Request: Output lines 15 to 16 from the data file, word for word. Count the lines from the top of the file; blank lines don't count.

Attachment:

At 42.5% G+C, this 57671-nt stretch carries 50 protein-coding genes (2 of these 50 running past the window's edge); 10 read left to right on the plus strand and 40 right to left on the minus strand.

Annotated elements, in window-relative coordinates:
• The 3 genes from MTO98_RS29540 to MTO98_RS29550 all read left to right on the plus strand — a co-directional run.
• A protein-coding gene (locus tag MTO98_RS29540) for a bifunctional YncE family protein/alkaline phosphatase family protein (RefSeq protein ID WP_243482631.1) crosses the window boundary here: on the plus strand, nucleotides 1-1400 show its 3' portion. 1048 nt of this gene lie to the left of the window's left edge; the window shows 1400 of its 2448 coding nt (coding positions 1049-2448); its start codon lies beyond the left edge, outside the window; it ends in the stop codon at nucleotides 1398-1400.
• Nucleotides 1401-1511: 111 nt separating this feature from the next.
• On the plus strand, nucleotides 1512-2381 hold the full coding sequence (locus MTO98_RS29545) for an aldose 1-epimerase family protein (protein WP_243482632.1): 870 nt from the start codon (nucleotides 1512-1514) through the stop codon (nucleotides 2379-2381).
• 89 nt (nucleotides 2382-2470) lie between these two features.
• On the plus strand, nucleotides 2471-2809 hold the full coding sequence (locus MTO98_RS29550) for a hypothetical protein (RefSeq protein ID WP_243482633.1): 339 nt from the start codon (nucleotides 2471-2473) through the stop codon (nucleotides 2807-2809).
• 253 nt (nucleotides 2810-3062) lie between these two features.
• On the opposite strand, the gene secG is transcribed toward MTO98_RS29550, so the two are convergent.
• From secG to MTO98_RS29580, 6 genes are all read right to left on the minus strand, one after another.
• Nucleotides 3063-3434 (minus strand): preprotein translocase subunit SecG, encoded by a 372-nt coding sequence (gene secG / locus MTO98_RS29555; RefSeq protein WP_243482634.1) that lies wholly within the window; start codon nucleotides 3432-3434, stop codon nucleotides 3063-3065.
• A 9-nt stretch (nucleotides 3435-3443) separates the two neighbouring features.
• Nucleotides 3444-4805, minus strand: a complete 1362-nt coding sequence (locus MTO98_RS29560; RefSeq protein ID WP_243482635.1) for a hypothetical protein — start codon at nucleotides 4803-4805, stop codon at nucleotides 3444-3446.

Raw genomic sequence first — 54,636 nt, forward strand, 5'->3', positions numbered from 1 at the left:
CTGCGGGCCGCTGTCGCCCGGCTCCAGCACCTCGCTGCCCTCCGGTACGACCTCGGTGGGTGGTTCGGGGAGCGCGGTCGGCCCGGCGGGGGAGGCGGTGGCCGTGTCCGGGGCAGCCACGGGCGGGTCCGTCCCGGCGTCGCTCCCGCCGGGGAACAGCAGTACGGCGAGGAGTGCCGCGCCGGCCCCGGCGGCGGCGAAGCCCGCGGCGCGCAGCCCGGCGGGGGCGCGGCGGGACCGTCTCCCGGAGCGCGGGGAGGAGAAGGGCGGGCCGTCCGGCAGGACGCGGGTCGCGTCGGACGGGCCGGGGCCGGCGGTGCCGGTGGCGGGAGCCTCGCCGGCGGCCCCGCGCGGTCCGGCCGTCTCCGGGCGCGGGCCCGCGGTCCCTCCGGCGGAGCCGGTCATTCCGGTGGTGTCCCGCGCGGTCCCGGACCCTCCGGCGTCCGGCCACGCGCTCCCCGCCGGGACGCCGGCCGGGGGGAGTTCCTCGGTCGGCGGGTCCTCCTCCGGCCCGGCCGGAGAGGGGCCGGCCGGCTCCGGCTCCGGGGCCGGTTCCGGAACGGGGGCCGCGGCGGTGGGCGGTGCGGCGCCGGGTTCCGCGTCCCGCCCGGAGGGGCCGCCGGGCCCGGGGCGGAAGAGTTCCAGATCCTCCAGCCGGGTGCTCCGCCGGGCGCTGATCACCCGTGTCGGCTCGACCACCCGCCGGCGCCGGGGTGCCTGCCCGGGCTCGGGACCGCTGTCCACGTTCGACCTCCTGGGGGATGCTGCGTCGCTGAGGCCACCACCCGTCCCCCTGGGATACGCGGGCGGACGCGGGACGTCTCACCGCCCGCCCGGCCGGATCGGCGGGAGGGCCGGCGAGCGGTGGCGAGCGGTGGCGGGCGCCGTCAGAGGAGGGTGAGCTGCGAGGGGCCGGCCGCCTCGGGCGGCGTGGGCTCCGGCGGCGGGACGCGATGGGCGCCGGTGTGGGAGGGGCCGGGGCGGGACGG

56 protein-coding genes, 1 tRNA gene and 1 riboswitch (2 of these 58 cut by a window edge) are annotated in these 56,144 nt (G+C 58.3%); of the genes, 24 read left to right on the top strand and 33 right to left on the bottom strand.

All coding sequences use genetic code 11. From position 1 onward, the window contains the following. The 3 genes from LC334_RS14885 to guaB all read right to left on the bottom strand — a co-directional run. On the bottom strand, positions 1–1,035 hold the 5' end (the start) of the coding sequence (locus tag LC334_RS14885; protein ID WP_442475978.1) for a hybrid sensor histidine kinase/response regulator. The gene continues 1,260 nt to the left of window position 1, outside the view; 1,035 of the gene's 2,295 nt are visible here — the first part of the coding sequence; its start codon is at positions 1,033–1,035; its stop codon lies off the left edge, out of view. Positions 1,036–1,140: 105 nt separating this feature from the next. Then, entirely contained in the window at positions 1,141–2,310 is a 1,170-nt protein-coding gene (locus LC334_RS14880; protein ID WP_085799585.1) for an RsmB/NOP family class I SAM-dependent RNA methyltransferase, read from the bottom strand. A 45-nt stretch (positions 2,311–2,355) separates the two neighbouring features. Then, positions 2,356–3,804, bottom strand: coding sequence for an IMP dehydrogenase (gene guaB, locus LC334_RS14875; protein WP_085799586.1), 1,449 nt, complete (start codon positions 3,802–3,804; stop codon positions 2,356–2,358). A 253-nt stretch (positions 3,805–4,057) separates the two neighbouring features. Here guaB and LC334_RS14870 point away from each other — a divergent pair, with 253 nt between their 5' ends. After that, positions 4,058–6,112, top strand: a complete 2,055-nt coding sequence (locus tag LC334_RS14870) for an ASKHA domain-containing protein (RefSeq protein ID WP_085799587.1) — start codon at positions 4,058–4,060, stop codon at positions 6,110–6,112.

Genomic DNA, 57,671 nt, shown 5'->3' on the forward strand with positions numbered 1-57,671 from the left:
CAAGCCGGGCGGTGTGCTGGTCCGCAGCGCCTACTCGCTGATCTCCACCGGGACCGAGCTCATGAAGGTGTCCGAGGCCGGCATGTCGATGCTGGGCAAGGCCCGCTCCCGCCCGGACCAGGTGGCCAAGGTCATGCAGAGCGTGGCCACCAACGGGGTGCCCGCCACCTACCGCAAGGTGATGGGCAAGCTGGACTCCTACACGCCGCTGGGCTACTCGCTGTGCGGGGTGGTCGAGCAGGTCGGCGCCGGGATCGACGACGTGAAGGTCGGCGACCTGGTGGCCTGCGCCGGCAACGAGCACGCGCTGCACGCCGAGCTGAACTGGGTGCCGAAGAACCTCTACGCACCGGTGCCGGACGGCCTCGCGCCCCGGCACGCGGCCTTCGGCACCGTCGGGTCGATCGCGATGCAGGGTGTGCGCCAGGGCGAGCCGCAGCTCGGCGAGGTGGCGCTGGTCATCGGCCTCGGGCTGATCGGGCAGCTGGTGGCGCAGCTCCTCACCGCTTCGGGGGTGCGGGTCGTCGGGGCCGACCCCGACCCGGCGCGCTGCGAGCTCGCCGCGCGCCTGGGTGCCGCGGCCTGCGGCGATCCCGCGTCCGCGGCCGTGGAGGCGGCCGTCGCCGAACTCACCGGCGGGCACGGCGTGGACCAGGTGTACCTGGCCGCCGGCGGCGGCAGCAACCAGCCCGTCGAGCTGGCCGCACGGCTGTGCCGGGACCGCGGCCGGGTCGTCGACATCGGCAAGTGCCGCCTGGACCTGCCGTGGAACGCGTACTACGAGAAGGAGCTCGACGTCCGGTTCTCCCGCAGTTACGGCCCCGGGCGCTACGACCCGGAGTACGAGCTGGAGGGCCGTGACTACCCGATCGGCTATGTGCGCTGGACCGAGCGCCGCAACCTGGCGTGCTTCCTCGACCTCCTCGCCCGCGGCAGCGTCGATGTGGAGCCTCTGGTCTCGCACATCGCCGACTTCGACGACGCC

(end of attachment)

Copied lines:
Raw genomic sequence first — 54,636 nt, forward strand, 5'->3', positions numbered from 1 at the left:
CTGCGGGCCGCTGTCGCCCGGCTCCAGCACCTCGCTGCCCTCCGGTACGACCTCGGTGGGTGGTTCGGGGAGCGCGGTCGGCCCGGCGGGGGAGGCGGTGGCCGTGTCCGGGGCAGCCACGGGCGGGTCCGTCCCGGCGTCGCTCCCGCCGGGGAACAGCAGTACGGCGAGGAGTGCCGCGCCGGCCCCGGCGGCGGCGAAGCCCGCGGCGCGCAGCCCGGCGGGGGCGCGGCGGGACCGTCTCCCGGAGCGCGGGGAGGAGAAGGGCGGGCCGTCCGGCAGGACGCGGGTCGCGTCGGACGGGCCGGGGCCGGCGGTGCCGGTGGCGGGAGCCTCGCCGGCGGCCCCGCGCGGTCCGGCCGTCTCCGGGCGCGGGCCCGCGGTCCCTCCGGCGGAGCCGGTCATTCCGGTGGTGTCCCGCGCGGTCCCGGACCCTCCGGCGTCCGGCCACGCGCTCCCCGCCGGGACGCCGGCCGGGGGGAGTTCCTCGGTCGGCGGGTCCTCCTCCGGCCCGGCCGGAGAGGGGCCGGCCGGCTCCGGCTCCGGGGCCGGTTCCGGAACGGGGGCCGCGGCGGTGGGCGGTGCGGCGCCGGGTTCCGCGTCCCGCCCGGAGGGGCCGCCGGGCCCGGGGCGGAAGAGTTCCAGATCCTCCAGCCGGGTGCTCCGCCGGGCGCTGATCACCCGTGTCGGCTCGACCACCCGCCGGCGCCGGGGTGCCTGCCCGGGCTCGGGACCGCTGTCCACGTTCGACCTCCTGGGGGATGCTGCGTCGCTGAGGCCACCACCCGTCCCCCTGGGATACGCGGGCGGACGCGGGACGTCTCACCGCCCGCCCGGCCGGATCGGCGGGAGGGCCGGCGAGCGGTGGCGAGCGGTGGCGGGCGCCGTCAGAGGAGGGTGAGCTGCGAGGGGCCGGCCGCCTCGGGCGGCGTGGGCTCCGGCGGCGGGACGCGATGGGCGCCGGTGTGGGAGGGGCCGGGGCGGGACGG